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View Poll Results: Code Geass R2 - Episode 25 Rating
Perfect 10 789 63.68%
9 out of 10 : Excellent 163 13.16%
8 out of 10 : Very Good 95 7.67%
7 out of 10 : Good 67 5.41%
6 out of 10 : Average 17 1.37%
5 out of 10 : Below Average 18 1.45%
4 out of 10 : Poor 7 0.56%
3 out of 10 : Bad 7 0.56%
2 out of 10 : Very Bad 4 0.32%
1 out of 10 : Painful 72 5.81%
Voters: 1239. You may not vote on this poll

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Old 2009-02-24, 21:58   Link #5021
Xander
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Originally Posted by Frostfire View Post
Fair enough, that she is dead, but if Season 1 has taught us anything and some points in R2, is that at the very least Suzaku understood her dreams and wishes. Otherwise his lines to Nunally, about following Euphemia's footsteps and his "like Euphie" for Nunally's kindness, would be a bit out of place. Suzaku's guilt complex did not change, or more should not have changed, from when Season 1 ended. He did nothing but gain through the entirety of R2 barring the possible death of Shirley.
I suppose I must still play the devil's advocate, in more ways than one...Suzaku seemed to understand while Euphemia was alive as well as in some later instances, particularly when it became clear Nunnally was following in her footsteps, but that didn't prevent him from acting in ways contrary to her ideals from time to time, starting with his (understandable) rage at the end of season one to his accepting the Emperor's order to "use" Nunnally if Lelouch regained his memories, as well as his reactions to the deaths of Shirley and to the millions killed by the non-nuclear bomb (which isn't spelled out as much as it should be, but is actually very important, considering nothing he did during ZR even remotely approached that level of carnage), which is when, in a manner of speaking, he actually lost it and went over the line he had tried to restrain himself from crossing again during both seasons.

I don't think Suzaku was thinking that Euphemia would agree with the way ZR turned out, not at all...but at least you could see he was being swayed by his desires for vengeance in her name, for making Lelouch pay and for achieving results instead of focusing on methods which had failed him. Quite a few times he did manage to pull back and choose the right path (or a better one), but towards the end of the show he did not.

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I do not see what worth or self-worth really has to do with him doing it her way. If he does it the peaceful way, he's doing no dishonor to her nor is he giving himself more credit. The idea that "he isn't worthy of it" always perplexes me. He is not receiving a reward. This ties into the next stage of facing punishment. If he follows her method, it would be a greater punishment than getting himself killed. "This was the right way all along", is a simple form of that punishment. Taking that into account, I can easily argue that he was not thinking himself not worthy, but that he was simply afraid of facing what he should have done from the start. Lelouch does not like to be wrong, and this can easily be an example of it.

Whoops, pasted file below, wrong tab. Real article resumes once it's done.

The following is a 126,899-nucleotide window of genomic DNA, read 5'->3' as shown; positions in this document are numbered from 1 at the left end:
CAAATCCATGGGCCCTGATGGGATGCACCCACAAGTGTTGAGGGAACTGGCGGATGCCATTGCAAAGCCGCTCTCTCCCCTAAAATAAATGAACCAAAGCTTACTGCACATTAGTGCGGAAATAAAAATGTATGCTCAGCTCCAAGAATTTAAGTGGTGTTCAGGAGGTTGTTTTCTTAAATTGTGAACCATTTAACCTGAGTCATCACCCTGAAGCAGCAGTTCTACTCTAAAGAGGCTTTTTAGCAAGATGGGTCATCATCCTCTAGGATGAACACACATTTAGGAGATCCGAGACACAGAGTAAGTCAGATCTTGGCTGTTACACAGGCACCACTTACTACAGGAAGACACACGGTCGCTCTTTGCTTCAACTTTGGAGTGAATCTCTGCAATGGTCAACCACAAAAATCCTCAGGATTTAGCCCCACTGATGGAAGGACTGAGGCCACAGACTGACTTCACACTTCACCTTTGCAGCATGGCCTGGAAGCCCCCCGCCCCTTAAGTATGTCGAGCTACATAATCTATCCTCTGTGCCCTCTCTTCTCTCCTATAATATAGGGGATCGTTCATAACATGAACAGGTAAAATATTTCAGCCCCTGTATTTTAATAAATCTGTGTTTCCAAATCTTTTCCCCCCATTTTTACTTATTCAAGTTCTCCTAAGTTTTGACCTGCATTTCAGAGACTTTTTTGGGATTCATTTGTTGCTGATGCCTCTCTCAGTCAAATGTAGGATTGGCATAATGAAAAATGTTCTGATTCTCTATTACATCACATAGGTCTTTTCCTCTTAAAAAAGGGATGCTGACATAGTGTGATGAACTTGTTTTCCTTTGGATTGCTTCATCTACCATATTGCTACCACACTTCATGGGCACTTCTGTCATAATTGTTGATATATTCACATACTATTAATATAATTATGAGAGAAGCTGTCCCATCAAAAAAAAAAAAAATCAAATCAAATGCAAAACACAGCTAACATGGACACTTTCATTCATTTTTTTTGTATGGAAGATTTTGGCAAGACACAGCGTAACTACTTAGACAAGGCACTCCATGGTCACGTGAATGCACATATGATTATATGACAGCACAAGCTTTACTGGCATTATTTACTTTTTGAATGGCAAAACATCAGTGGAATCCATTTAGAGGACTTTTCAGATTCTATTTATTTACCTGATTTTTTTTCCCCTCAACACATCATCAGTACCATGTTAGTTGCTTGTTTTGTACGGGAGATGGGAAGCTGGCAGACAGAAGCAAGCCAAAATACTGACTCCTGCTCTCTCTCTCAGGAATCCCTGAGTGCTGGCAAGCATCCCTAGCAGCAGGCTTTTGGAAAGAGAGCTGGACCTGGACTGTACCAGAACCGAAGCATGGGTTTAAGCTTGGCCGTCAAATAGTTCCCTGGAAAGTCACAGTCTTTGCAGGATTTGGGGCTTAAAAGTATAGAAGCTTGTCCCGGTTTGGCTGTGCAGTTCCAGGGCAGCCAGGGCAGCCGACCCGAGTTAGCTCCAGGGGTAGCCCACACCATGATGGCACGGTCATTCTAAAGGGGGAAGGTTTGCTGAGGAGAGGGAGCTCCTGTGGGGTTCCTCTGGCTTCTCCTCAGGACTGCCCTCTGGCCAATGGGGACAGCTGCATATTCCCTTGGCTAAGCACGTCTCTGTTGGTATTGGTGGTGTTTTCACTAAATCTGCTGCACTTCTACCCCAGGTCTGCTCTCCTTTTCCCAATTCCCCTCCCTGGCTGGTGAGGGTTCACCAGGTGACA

That is a philosophical difference, and as such a valid question, but I don't see why Lelouch, being who he was and given his track record, would necessarily choose that option when he's almost always preferred to do something different. The end of season one has him playing the role of a demon in front of Suzaku and Kallen, instead of honestly humbling himself and trying to explain what really happened. The same thing goes for his reaction to the betrayal in R2 19 or his lying to Suzaku in R2 17.

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No matter how I look at it, it simply seems like Lelouch brought up the most balls-to-the-wall plan just so that he could have an excuse to die... and by Lelouch I mean the writers. The plan simply offers too many contradictions to his character and Suzaku's. How can you justify Suzaku going from one episode "Geass is evil" to allowing Lelouch to remove the will of thousands of soldiers and killing families for the sake of this plan. Character derailment of this magnitude is not part of a believable plan from any perspective.
Suzaku had already snapped after becoming co-responsible (at least) for the deaths of millions in episode 18, which may make those abuses you denounce seem very much smaller in comparison. Even if you wanted to use a liberal estimate for the casualties caused by ZR, I don't think you can honestly say the death counts are going to be equivalent, let alone the collateral damage.

I think this was rather underplayed in the show, but that factor is something one can't really forget when discussing Suzaku's behavior. If anything, I think that would go a long way towards explaining why he changed so quickly, even if his actions seem erratic on the surface. Lelouch, of course, is also responsible for this because of the Geass command, but one can't say this doesn't put a huge weight on Suzaku's shoulders, especially from his own perspective. Remember that just killing his own father had already forced him to radically change.

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The derailment of ideas is a fine middle ground, but this again runs into the Suzaku-factor. He, and even Lelouch, are never presented as not having understood Euphemia or Nunally. That, if anything, is my problem. They suddenly, and rather conveniently, come out to have not understood with no real proper development to that end, especially from Suzaku.